Wednesday, October 25, 2006

saving the pumpkin at a time

The pumpkin-picking at Ashland Berry Farm last week turned out even better than I expected. It was one of those moments that reminds me why I like my job so much and why I think the kids I work with are so great. The following is an account of the afternoon (with a few visual aids thrown in) that I wrote for St. James's monthly newsletter:

Counting Our Blessings in Pumpkins

St. James’s high school youth group is all about fellowship. Every Sunday evening, we meet to eat dinner together and participate in a fun activity, and we always end up having a good time. But as a part of the parish at large, our youth group is also a means for us to serve, to give thanks for our many blessings by sharing what we have with others.

Emily Steele is a St. James’s parishioner and former youth group volunteer leader of four years. As principal of Fair Oaks Elementary School in Henrico County’s Varina district, Emily needed 30 pumpkins for her school’s third annual Community Day on October 21. As Emily put it, Community Day “celebrates the connection between home and school” with a fun afternoon that includes “an inflatable obstacle course, games, pizza, hay rides and more.” The school needed pumpkins for a pumpkin-painting station, so our youth group offered to take a trip to Ashland Berry Farm to pick pumpkins and donate them to the cause.

Ashland Berry Farm is bustling with people in mid-October, due in large part to the deal they give on pumpkins: all the pumpkins you can carry (and take three steps) for $20. We sat in a line of traffic for 15 minutes just to get into the parking lot and stood in line for another half an hour to hop on the hayride out to the pumpkin patch. Despite the hoops we had to jump through, we found lots of ideal pumpkins once we were out in the field. Our pile grew bigger and bigger until we were uncertain we could carry all that we had amassed.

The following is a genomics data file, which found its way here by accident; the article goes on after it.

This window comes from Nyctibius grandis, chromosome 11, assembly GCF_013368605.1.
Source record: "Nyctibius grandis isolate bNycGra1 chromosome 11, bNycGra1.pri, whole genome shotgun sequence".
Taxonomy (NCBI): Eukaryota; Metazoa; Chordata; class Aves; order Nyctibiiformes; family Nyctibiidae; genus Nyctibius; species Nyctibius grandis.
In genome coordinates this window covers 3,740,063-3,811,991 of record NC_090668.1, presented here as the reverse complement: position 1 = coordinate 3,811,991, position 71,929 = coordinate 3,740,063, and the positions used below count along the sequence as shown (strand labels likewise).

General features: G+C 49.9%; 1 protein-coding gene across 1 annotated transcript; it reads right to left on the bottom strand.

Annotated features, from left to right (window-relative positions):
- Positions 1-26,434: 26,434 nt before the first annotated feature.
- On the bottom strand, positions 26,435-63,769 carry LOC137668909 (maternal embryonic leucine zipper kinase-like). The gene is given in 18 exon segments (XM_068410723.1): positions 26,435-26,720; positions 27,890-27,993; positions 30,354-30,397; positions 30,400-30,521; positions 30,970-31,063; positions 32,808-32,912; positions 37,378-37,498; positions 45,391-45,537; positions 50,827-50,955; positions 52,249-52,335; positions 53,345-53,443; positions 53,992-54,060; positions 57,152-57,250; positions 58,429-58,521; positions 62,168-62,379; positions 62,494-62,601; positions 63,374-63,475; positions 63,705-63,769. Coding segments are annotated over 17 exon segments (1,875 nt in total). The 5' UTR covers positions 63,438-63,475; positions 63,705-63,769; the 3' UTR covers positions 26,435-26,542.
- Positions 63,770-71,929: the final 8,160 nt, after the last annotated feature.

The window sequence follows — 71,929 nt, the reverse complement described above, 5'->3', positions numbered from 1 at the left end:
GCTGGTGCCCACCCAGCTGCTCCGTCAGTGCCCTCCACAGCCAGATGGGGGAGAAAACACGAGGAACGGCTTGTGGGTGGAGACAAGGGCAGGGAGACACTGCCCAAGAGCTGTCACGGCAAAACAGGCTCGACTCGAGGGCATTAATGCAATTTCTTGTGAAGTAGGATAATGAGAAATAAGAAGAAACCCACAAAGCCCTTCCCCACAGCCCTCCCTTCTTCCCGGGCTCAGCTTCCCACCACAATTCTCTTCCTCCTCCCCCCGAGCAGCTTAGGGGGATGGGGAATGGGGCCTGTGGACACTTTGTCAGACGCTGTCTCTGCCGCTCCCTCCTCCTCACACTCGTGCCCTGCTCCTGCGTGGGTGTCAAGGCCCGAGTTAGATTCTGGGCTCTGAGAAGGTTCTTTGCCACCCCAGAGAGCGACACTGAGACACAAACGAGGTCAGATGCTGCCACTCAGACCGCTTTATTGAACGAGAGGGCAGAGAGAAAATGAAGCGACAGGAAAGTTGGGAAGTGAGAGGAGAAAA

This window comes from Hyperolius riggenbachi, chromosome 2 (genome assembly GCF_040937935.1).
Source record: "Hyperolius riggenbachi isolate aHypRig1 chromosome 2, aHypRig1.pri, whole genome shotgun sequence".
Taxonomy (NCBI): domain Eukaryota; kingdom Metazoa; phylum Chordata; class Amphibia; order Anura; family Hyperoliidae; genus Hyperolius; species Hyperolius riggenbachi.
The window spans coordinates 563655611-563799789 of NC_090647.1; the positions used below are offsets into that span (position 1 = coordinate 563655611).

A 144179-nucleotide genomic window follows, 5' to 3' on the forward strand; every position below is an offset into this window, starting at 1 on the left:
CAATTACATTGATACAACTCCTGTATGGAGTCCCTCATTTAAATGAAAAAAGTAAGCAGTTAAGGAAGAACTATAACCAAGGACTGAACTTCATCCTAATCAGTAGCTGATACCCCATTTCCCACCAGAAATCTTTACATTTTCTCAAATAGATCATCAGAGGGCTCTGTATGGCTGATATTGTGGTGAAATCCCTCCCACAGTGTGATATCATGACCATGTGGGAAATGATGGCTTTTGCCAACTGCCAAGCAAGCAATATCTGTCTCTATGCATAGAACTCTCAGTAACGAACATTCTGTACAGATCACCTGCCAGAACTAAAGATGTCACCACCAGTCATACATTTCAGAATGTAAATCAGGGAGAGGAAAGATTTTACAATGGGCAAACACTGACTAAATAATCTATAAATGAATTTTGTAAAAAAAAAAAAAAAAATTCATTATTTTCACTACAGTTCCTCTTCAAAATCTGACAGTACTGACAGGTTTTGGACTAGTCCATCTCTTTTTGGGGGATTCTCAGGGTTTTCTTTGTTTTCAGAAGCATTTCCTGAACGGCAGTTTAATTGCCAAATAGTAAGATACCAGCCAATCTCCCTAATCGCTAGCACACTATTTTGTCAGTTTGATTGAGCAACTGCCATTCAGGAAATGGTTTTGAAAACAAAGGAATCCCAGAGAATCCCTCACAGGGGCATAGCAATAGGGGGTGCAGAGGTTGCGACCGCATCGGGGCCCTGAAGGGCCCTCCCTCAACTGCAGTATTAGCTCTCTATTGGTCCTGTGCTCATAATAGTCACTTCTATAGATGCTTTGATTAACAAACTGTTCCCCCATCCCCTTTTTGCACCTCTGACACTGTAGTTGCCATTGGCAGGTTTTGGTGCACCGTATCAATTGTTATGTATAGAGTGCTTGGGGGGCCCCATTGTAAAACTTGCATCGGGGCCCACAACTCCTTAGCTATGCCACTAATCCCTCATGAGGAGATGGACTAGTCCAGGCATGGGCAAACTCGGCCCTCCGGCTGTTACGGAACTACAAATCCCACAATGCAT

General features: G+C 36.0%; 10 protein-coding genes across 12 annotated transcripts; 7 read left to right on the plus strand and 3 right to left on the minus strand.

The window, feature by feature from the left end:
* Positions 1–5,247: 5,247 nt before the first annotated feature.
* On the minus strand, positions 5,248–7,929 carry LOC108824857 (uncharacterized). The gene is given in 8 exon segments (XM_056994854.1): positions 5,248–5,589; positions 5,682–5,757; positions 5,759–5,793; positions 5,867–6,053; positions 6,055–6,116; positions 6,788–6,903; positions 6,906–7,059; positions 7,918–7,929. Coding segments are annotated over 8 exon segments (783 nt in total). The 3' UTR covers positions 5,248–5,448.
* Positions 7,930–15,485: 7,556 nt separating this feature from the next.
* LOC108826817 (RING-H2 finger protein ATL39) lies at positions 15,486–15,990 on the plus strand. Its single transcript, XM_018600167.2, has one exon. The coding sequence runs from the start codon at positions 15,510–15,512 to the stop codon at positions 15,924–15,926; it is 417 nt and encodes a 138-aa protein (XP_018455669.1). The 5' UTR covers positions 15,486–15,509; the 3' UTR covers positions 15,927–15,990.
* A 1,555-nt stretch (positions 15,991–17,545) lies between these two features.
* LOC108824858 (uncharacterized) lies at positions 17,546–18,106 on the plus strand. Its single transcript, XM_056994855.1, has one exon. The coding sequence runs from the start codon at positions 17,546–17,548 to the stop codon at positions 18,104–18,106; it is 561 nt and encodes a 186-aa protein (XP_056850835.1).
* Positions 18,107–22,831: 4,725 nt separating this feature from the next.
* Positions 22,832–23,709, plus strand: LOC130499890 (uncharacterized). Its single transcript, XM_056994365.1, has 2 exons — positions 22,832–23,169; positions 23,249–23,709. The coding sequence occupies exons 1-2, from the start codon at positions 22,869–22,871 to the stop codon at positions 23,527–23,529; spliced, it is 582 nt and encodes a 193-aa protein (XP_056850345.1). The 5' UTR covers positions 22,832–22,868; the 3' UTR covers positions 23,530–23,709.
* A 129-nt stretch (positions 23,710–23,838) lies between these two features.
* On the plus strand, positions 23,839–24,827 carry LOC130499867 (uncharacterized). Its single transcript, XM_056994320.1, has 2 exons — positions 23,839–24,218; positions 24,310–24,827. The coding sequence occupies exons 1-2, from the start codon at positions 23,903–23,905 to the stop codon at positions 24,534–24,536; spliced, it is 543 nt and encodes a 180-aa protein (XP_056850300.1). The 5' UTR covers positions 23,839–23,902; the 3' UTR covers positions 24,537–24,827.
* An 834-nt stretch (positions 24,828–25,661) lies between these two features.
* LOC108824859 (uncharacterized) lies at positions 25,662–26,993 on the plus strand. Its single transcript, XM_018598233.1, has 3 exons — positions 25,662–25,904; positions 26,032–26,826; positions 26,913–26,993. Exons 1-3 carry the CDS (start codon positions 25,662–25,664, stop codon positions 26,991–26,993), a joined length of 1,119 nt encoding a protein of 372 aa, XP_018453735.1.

But there were lots of side comments as we counted and stacked pumpkins. “I picked this one – I’m taking it home.” “This is my favorite, I’m keeping it for myself.” “This one is perfect. It’s mine – I call it.” So we stopped for a moment. We talked about why were taking on this project. We talked about a spirit of giving, about sharing all that we have and not keeping the best for ourselves, about providing for others and trusting God to provide for us. It was quiet for a minute, and then everyone let go – literally and figuratively – of their pumpkins.

That turn of spirit marked an infectious change in the whole dynamic of the afternoon. The tractor driver of the hayride offered the front shovel of his tractor to carry our pumpkins safely back to the farm. “I’m gonna drive real slow – I don’t want to spill any of these charitable pumpkins,” he said, raising the shovel up as if the pumpkins were a sacred offering. The woman collecting money helped us get all of the pumpkins into four armloads (we had tested it out in five), and then only charged us for three. “It’s for a good cause!” she said.

In all, we gathered almost 50 pumpkins for Fair Oaks’ Community Day and loaded them in the back of Emily’s truck. Emily writes, “Thank you so much to St. James’s and their amazing youth group who have touched lives and provided smiles for an entire community!” The whole experience was a timely reminder for me – and, I hope, for our youth – that we are blessed with much, and sharing those blessings with others is really what it’s all about.

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